Adaptive ultrasonic imaging of electric resistance welded pipeline seams

Speaker:
Horchens, Lars; Applus RTD; Netherlands

Authors:
Hörchens, L.; Applus+ RTD Technical Competence Center; Netherlands
Westerveld, W.J.; Applus+ RTD Technical Competence Center; Netherlands
Haines, H.H.; Applus+ RTD Technology Center Houston; USA
Schouten, J.J.; Applus+ RTD Technical Competence Center; Netherlands

ID: ECNDT-0108-2018
Download: PDF
Session: Imaging - UT 1
Room: R2
Date: 2018-06-14
Time: 16:00 - 16:20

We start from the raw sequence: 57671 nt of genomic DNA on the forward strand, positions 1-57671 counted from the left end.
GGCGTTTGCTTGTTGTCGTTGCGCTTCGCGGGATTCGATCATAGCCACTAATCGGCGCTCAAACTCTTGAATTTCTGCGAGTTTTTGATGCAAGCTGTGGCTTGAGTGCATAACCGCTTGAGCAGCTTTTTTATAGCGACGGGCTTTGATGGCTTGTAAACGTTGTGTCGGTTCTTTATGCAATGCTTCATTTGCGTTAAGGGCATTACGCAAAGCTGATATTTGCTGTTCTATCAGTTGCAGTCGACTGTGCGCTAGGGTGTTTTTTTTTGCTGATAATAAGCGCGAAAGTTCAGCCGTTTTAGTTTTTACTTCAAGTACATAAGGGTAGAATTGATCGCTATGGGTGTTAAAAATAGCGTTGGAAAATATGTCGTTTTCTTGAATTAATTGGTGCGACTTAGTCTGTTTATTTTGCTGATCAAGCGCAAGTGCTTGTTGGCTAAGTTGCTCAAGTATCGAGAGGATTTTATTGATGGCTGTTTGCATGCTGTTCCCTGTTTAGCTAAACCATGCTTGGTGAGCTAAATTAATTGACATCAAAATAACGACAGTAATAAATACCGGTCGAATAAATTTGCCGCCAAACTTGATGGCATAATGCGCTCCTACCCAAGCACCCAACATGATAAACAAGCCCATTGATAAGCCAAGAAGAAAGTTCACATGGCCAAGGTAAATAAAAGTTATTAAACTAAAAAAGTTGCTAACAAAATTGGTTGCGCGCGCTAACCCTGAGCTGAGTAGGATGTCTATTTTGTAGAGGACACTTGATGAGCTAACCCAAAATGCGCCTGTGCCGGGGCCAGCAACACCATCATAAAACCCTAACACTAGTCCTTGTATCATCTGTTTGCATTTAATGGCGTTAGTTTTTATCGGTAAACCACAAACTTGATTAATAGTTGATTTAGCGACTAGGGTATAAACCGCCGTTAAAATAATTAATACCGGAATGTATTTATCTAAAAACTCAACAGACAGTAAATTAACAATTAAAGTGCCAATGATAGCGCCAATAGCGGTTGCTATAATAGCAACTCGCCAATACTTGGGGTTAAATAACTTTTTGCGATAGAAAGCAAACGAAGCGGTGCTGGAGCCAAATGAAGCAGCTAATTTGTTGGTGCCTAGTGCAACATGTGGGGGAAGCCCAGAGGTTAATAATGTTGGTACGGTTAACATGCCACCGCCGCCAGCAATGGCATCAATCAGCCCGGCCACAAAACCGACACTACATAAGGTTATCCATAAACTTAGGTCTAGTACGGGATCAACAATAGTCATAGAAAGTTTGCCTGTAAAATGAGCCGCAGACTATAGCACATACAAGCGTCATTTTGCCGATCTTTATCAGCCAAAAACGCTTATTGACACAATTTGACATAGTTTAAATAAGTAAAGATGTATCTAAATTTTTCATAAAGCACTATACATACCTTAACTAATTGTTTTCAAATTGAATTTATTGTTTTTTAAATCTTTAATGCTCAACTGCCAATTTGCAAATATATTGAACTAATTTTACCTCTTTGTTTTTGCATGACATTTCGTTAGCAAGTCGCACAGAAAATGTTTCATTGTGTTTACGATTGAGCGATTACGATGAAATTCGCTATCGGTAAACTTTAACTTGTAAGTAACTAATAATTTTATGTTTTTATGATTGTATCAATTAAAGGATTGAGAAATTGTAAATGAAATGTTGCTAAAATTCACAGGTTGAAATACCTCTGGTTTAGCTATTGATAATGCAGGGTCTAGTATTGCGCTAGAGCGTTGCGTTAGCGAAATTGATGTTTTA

Ultrasonic imaging using the Total Focusing Method (TFM) is a technique which is well suited for the in-service inspection of axial seam welds of pipelines fabricated by electric resistance welding (ERW). For the assessment of flaws in the ERW seam, both the identification of flaw type and accurate sizing play an important role. Initially, the inspection approach used ultrasonic arrays on plastic wedges placed on both sides of the axial weld. However, depending on the quality of the fabrication process, a good mechanical fit between the pipe and wedges could not be obtained for all pipe seams inspected, which affected the quality of the images. As a result, a second approach was developed replacing the plastic wedges with an immersion setup. In this second approach, adaptive processing of the recorded full matrix capture (FMC) data is required to determine the outer pipe surface (OD) and adapt the focal laws accordingly. Using these adapted focal laws, it is possible to determine the profile of the inner pipe surface (ID). The information on the position of the boundaries can then be used to image the weld not only directly through the OD, but also to generate images based on reflections from the ID and OD. Combining these images into one cross-sectional view can then be used for flaw assessment in the ERW bond and surrounding heat affected zone. Results show that accurate knowledge or calibration of the geometrical setup and material parameters is of vital importance for obtaining focused and aligned images. Both inspection approaches are compared, and key parameters for obtaining the required capabilities in terms of characterization and sizing accuracy are discussed.